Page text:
And he marvelled because of their unbelief. And he went round about the villages, teaching. (Mark 6:6)
This is a good question which demands a good answer. However, it is far from overthrowing Calvinism as the author obviously thinks it will .
First of all, it is a marvel in itself (from our point of view) that Jesus himself marvelled at all. He is the Eternal God and therefore "knows all things" and knew all things even from before the foundation of the world. This was not something that sprung itself upon Him in total surprise. However, even with that being so, the expression is still there.
Secondly, that said, He did so in order that He might also teach us, by example, to see the depths of their wickedness that led to such unbelief.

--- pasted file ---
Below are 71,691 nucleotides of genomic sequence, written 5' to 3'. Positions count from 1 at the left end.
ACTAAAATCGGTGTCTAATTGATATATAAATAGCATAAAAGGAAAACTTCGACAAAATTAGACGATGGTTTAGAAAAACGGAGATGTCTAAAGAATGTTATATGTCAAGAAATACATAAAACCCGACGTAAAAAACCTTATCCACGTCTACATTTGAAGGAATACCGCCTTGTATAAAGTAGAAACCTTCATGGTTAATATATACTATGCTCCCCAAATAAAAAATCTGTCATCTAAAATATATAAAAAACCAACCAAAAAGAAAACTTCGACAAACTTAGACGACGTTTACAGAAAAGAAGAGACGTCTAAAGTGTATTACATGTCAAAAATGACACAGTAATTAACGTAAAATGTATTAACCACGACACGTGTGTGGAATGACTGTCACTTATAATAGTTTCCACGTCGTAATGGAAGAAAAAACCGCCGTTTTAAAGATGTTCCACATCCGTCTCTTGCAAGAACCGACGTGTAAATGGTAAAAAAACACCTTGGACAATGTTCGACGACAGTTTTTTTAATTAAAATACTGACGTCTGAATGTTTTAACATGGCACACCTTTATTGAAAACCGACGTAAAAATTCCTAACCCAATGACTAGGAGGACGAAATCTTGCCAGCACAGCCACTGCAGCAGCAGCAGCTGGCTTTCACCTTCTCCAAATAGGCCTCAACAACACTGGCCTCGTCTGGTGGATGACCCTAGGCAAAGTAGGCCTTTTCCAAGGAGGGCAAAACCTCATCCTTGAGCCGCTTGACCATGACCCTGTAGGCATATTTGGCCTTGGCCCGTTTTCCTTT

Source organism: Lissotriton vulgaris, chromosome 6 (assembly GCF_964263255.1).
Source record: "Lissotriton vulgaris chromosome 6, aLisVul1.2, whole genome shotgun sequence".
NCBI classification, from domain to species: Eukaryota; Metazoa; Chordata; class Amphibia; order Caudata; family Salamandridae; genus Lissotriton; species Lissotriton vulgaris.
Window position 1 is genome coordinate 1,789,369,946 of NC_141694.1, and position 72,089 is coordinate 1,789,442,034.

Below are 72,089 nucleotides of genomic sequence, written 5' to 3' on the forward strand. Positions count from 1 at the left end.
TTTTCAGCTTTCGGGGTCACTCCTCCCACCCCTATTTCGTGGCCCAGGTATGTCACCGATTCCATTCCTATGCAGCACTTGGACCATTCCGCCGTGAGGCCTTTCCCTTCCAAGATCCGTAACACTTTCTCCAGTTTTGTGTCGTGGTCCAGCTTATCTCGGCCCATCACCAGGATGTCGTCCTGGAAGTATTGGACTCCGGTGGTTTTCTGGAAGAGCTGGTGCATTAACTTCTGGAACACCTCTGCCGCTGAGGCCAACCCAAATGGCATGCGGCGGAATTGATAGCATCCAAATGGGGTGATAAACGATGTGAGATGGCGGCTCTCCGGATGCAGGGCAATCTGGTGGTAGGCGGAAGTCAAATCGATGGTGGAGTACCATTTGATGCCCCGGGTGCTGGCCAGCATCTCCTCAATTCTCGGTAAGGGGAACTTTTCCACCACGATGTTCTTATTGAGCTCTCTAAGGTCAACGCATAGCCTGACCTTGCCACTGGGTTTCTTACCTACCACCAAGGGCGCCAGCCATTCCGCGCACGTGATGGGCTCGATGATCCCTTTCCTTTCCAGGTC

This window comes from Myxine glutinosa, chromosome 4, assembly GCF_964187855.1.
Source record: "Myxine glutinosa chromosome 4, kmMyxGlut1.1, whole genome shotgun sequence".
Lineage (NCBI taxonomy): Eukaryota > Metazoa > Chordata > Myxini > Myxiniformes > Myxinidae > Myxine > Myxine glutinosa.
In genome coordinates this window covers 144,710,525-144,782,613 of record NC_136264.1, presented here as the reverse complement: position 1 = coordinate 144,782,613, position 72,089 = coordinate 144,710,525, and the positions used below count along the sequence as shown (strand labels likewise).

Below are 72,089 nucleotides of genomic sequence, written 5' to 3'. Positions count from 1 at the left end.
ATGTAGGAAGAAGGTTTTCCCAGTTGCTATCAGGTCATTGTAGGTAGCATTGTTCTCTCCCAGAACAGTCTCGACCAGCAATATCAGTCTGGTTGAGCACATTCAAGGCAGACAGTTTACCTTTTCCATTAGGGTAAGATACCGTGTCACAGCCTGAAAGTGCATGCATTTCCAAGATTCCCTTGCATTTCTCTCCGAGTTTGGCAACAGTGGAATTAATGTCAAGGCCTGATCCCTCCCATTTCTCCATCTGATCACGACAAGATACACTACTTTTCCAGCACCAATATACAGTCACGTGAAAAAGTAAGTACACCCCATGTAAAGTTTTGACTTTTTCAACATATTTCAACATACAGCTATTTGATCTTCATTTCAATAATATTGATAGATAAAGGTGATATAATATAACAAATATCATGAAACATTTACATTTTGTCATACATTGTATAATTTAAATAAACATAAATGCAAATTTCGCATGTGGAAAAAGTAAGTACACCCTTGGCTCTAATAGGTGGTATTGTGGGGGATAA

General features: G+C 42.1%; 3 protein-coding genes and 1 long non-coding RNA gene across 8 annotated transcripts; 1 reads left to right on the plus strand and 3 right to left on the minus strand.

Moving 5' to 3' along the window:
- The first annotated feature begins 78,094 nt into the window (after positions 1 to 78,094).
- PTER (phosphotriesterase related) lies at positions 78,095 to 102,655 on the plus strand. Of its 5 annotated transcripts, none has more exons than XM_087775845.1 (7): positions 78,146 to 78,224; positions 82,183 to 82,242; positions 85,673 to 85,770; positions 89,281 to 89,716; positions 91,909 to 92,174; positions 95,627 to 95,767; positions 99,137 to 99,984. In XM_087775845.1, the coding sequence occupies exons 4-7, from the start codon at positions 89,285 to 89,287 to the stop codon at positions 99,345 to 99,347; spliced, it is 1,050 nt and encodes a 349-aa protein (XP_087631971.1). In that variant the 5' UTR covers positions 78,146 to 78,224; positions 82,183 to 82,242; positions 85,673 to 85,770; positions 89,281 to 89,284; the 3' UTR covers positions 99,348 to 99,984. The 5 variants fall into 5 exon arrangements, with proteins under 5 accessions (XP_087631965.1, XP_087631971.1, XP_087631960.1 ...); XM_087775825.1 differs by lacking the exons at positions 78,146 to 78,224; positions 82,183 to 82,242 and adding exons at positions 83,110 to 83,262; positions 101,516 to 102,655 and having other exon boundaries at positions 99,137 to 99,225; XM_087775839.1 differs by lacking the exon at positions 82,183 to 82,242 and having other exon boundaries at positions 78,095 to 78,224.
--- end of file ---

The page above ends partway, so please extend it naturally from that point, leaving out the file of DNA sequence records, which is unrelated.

Thirdly, it is written in Luke 7:9 that Jesus 'marvelled at the faith' of the centurion. Why was this? Faith is the fruit of His Spirit. The disciples had prayed that the Lord would increase their faith and, again, there is nothing that surprises Him. But just as the Lord did not believe for the centurion, so he did not doubt for the wicked in Mark 6:6. His marvelling is an indicator of the depths both of the centurion's faith and the wicked's unbelief. In Mark 6:6, the main teaching of the passage is the wicked unbelief of those who, having the Bible, should have known better.